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Deacon hailed for pulpit blast at Higgins Anti-abortion group says he 'did his job'

The Buffalo Regional Right to Life Committee on Wednesday hailed a deacon who criticized Rep. Brian Higgins during Sunday Mass in St. Thomas Aquinas Catholic Church.

Deacon Tom McDonnell's rebuke of the Buffalo Democrat for voting for federal funding for embryonic stem cell research led Higgins to walk out of the church during his sermon.

"God bless the deacon a thousand times. He did his job. If every bishop, every clergy member of all faiths did their jobs, we wouldn't have the shedding of innocent life in our country," said Stacey Vogel of the Buffalo Regional Right to Life Committee.

The anti-abortion group's position was in stark contrast with the phone calls and e-mails at Higgins' Buffalo and Washington offices, which were running in his favor by a nearly 4-to-1 ratio, according to a staff member.

Higgins said his relationship with St. Thomas Aquinas Church, where he was baptized and married, is "very deep, very meaningful and very long." He apologized earlier for the congregation's having to be subjected to criticism of him during the morning Mass.

"The lesson here is that the Catholic Church has enough problems and should take greater care before allowing nonpriests to use the church as a forum to advance what clearly was a political agenda," Higgins said.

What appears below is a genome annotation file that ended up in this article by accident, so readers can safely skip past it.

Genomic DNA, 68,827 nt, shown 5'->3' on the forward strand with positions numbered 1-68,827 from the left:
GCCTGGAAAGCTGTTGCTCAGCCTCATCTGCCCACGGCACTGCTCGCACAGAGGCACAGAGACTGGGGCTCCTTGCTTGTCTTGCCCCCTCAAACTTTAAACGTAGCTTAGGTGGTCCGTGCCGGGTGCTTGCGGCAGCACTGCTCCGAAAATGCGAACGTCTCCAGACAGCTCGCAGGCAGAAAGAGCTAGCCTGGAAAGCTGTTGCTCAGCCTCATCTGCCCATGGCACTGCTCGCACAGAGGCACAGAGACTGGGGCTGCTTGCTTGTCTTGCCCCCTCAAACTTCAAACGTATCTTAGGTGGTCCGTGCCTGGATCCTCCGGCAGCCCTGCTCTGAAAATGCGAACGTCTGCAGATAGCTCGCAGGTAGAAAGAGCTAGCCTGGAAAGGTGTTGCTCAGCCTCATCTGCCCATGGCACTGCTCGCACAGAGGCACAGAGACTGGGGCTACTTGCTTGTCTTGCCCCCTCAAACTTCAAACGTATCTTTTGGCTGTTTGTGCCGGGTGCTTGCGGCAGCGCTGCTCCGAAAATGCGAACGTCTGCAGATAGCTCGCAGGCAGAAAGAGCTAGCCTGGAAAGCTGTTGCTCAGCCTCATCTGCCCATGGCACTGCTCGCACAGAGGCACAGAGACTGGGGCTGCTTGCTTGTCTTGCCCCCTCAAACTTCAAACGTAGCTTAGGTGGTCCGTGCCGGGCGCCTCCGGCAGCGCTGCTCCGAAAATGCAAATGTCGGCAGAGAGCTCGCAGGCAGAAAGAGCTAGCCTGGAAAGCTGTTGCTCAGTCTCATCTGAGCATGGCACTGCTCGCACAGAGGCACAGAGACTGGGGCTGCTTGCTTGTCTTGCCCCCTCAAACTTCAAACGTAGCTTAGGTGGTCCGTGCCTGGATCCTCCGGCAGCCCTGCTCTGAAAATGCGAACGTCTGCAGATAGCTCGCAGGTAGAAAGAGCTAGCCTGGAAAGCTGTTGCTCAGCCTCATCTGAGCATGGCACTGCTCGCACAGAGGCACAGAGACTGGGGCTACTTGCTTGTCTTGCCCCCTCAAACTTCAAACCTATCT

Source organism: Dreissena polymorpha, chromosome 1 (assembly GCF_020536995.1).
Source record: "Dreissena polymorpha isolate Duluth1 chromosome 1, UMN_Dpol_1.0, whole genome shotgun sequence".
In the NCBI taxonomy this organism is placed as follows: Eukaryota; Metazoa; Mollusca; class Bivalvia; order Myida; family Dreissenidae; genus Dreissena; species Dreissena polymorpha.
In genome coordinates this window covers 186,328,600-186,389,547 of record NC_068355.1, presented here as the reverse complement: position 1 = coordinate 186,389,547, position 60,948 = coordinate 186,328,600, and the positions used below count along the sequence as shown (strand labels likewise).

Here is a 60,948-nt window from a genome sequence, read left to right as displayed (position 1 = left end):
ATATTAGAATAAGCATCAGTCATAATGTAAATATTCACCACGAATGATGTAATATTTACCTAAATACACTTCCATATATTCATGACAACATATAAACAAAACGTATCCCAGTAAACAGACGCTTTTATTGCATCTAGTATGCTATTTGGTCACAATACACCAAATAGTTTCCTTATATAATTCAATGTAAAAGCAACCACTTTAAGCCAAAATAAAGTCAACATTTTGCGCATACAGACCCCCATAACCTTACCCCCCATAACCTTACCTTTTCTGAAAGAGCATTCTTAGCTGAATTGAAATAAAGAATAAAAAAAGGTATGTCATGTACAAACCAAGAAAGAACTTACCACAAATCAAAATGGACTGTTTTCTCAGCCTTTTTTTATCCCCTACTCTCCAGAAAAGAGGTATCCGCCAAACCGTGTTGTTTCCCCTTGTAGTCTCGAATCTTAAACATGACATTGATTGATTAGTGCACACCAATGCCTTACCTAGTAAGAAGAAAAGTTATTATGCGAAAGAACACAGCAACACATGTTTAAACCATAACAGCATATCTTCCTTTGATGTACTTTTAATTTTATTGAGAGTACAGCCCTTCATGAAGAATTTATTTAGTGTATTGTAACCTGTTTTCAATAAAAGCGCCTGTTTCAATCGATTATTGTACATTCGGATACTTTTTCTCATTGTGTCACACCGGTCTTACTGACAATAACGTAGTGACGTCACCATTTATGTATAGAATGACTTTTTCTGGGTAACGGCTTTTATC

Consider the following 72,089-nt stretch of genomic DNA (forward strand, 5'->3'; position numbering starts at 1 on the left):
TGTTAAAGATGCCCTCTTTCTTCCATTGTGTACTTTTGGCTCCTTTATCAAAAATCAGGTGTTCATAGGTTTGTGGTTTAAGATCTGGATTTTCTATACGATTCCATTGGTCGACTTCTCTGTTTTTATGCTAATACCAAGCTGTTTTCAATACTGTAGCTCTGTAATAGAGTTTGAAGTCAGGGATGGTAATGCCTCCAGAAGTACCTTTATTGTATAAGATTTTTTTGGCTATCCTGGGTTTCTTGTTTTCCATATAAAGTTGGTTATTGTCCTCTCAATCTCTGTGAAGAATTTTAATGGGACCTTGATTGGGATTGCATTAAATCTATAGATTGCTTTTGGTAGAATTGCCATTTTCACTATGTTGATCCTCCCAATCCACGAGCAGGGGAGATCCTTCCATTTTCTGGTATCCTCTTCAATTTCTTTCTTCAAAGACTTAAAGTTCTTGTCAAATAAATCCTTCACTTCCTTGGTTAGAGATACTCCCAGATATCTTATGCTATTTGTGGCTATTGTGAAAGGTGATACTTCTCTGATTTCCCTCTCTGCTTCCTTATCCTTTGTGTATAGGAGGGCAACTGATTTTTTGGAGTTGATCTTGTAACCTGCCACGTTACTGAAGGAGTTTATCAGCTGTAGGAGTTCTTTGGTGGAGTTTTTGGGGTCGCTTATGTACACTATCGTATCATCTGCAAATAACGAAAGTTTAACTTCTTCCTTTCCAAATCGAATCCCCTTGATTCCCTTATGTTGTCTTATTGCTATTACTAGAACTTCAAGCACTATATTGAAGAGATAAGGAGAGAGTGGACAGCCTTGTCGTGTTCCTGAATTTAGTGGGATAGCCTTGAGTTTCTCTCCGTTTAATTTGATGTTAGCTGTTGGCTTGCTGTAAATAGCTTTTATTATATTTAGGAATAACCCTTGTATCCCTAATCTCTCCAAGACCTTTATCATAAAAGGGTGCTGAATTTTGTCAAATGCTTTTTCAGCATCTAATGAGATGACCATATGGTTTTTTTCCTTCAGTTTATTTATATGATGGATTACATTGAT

"I think the letters and e-mails speak for themselves and show the inconsistencies in what the church leaders have said."

One of the callers to his office, Marie Fitzgerald, a 45-year member of St. Thomas Aquinas parish, told The Buffalo News she was appalled by what happened.

"I think it was terrible the way [the Mass] was done. It's an embarrassment to Brian and to a lot of a parishioners who were there," Fitzgerald said.

She said she held the Rev. Art Smith, the church's pastor, partly responsible.

"I think he's the boss, and I think he should have put a stop to it," Fitzgerald said.

She also said McDonnell owes parishioners an apology.

"I think he should make a public apology to all of us and to Brian in particular," Fitzgerald said.

Vogel said she did not understand why anyone would be rallying to the congressman's side.

"You shouldn't care so much about Brian's feelings so much as Brian's salvation," Vogel said.

She also said the clergy owed McDonnell an apology for any criticism of him for "doing his duty" and said her committee would be giving him an award at its fall dinner.